Muter, P., Latremouille, A., Treurniet, W. C., & Beam, P. (1982). Extended reading continuous text on
television screens. Hum. Factors 24, 501-508.
Nielson, J. (1997). Why web users scan instead of reading. Retrieved January 11, 2012 from.
http://www.useit.com/alertbox/whyscanning.html.
Nishiyama, K. (1990). Ergonomic aspect of the health and safety of VDT work in Japan: a review.
Ergonomics, 33, 659-685.
Peek, R. (2005). The e-books redux. Information Today, 22(7), 17-18.
Reinking, D. (1997). Me and my hypertext: a multiple digression analysis of technology and literacy
(sic). The Reading Teacher, 50, 626-643.
Rho, Y. J., & Gedeon, T. D. (2000). Academic articles on the web: reading patterns and formats.
International Journal of Human-Computer Interaction, 12, 219–240.
Rose, E. (2011). The phenomenology of on-screen reading: University students’ lived experience of
digitized text. British Journal of Educational Technology, 42(3), 515-526.
Shamir, A., & Shlafer, I. (2011). E-books effectiveness in prompting phonological awareness and
concept about print: A comparison between children at risk for learning disabilities and typically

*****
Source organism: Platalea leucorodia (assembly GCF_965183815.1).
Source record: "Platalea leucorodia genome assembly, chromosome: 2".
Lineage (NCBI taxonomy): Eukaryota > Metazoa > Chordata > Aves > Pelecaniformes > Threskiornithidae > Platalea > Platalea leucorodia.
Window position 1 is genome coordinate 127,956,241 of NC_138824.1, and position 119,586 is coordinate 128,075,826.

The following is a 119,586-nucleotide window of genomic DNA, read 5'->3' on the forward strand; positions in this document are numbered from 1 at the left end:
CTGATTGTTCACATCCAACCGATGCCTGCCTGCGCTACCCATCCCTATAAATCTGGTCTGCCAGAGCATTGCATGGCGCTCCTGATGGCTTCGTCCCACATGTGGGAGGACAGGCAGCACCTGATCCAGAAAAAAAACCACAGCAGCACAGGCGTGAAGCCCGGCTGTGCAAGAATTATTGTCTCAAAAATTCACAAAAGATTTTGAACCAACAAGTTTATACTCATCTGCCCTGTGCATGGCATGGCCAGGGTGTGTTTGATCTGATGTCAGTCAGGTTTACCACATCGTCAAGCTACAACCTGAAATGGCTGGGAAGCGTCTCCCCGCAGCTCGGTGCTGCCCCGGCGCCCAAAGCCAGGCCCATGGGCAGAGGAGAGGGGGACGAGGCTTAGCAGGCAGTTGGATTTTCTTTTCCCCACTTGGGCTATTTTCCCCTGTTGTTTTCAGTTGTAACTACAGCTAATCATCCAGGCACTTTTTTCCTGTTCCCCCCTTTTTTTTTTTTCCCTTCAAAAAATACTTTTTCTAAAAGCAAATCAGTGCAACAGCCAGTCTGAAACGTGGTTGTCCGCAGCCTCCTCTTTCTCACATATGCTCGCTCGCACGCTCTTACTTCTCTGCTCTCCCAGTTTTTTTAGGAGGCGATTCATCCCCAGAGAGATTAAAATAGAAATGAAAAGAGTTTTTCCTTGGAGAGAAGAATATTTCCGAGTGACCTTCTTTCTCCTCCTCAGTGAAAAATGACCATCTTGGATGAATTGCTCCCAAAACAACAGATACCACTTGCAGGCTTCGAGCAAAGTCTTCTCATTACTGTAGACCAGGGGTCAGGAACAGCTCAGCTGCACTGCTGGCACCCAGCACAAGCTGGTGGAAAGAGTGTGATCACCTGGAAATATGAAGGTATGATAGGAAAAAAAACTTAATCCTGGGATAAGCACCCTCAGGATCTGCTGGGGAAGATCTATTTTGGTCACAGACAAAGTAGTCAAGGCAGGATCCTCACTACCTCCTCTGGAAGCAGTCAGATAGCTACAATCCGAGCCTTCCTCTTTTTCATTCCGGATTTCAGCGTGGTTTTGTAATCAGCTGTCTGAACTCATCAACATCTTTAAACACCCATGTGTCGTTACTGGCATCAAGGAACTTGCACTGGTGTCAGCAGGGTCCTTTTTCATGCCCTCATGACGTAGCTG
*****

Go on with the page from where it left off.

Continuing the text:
developing kindergarteners. Computers & Education, 57, 1989-1997.
Shepperd, J. A., Grace, J. L., & Koch, E. J. (2008). Evaluating the electronic textbook: is it time to
dispense with the paper text? Teaching of Psychology, 35, 2-5.
Slater, R. (2009). E-books or print books, ‘Big deals’ or local selections: What gets more use? Library
Collections, Acquisitions, and Technical Services, 33(1), 31-41.
Snyder, I. (2002). Silicon literacies: Communication, innovation and education in the electronic age.
London: Routledge.
Spencer, C. (2006). Research on learners’ preferences for reading from a printed text or from a
computer screen. Journal of Distance Education, 21(1), 33-50.
Turbil, J. (2001). A researcher goes to school: Using technology in the kindergarten literacy curriculum.
Journal of Early Childhood Literacy, 1, 255-279.
Wagner, R. K., & Sternberg, R. J. (1987). Executive control in reading comprehension. In B. K. Brinon & S.
M. Glynn (Eds.), Executive control processes in reading (pp. 1-21). Hillsdale, NJ: Lawrence Erlbaum
Associates, Inc.
Woo, H. (2005). The 2004 user survey at the University of Hong Kong libraries. College and Research
Libraries, 66(2), 115-135.
Woody, W. D., Daniel, D. B., & Baker, C. A. (2010). E-books or textbooks: Students prefer textbooks.
Computers & Education, 55, 945-948.
Wu, H. C., Lee, C. L., & Lin, C. T. (2007). Ergonomic evaluation of three popular Chinese e-book displays
for prolonged reading. International Journal of Industrial Ergonomics, 37, 761-770.
Young, B. J. (2000). Gender differences in student attitudes toward computers. Journal of Research on
Computing in Education, 33, 204-216.